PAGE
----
RE: Working With Large Numbers

*To*: mathgroup at smc.vnet.net*Subject*: [mg19673] RE: [mg19667] Working With Large Numbers*From*: "Ersek, Ted R" <ErsekTR at navair.navy.mil>*Date*: Thu, 9 Sep 1999 02:19:46 -0400*Sender*: owner-wri-mathgroup at wolfram.com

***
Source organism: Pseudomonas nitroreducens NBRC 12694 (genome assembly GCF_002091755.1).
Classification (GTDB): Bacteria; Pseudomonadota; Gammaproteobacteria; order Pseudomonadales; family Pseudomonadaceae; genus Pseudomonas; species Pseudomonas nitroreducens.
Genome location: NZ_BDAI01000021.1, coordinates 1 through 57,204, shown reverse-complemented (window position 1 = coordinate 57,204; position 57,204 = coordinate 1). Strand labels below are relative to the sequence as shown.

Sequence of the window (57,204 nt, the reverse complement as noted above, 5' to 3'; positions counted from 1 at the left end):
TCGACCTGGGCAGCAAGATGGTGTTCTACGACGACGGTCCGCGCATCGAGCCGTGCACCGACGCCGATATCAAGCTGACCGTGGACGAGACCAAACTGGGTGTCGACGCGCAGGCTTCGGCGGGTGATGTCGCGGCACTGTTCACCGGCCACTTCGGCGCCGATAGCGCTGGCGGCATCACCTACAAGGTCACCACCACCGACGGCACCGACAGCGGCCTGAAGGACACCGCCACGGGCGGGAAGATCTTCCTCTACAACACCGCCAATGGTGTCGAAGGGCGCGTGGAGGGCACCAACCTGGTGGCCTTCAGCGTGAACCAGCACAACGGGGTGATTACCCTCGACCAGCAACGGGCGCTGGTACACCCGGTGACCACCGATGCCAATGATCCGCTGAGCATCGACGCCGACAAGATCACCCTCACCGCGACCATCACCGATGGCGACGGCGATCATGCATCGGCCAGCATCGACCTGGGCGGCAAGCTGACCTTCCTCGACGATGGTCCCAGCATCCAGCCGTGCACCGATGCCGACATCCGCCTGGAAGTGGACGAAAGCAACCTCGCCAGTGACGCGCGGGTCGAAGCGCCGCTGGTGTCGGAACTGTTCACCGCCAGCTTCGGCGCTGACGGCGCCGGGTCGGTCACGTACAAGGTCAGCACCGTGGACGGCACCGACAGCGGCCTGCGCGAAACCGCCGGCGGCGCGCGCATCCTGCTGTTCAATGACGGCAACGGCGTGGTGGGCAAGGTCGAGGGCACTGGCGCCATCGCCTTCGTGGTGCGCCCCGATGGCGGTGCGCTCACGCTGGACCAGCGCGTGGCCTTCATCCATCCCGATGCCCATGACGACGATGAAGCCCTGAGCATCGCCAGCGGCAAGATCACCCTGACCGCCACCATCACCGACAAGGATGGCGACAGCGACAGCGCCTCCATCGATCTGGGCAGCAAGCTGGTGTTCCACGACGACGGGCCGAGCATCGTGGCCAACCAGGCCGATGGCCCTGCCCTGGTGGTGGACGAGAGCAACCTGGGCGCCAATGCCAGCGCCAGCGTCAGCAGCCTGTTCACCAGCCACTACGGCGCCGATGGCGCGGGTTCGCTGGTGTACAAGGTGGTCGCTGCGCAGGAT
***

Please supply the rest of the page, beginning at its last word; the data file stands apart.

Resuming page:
Hans Havermann wrote: ------------------------- Is there now, or will there ever (likely) be, a way of approximating very large numbers like Nest[Factorial, 3, 4]? ------------------------- Actually you can work with numbers that are quite large. For example the next two lines evaluate in a flash. In[1]:= 40000000.0! Out[1] 3.776664 10^286710624 In[2]:= Exp[10^25]-x^x Out[2]= E^10000000000000000000000000 - x^x You can also evaluate the problem you asked about (see the next line). I think it's returned with the head Factorial because computing the last Nest would have caused an overflow. Notice we get an overflow when we try to compute N[n1] or N[Exp[10^25]] below. The point where you get an overflow is given by $MaxNumber. In[3]:= n1=Nest[Factorial,3,4] Out[3]= (* A very large integer followed by "!". *) In[4]:= N[n1] General::ovfl:Overflow occurred in computation. Out[4]= Overflow[] In[5]:= N[Exp[10^25]] General::ovfl:Overflow occurred in computation. Out[5]= Overflow[] In[6]:= ?$MaxNumber $MaxNumber gives the magnitude of the maximum arbitrary-precision number that can be represented on a particular computer system. In[7]:= $MaxNumber Out[7]= 1.440397193981785 10^323228010 Notice I computed the Factorial of an approximate number above and got an answer in a flash. You could compute (40000000!) and the kernel will return a giant integer if you wait a very long time and your computer doesn't run out of memory. Going back to your question we can work with very large numbers to the extent that I do above. I think it might be possible for Wolfram Research to change future versions of Mathematica so the magnitude of numbers is only limited by the resources your computer has available. However, this will never happen if they don't see sufficient need for such a capability, and I suspect the need isn't there. -------------------- Regards, Ted Ersek For Mathematica tips, tricks see http://www.dot.net.au/~elisha/ersek/Tricks.html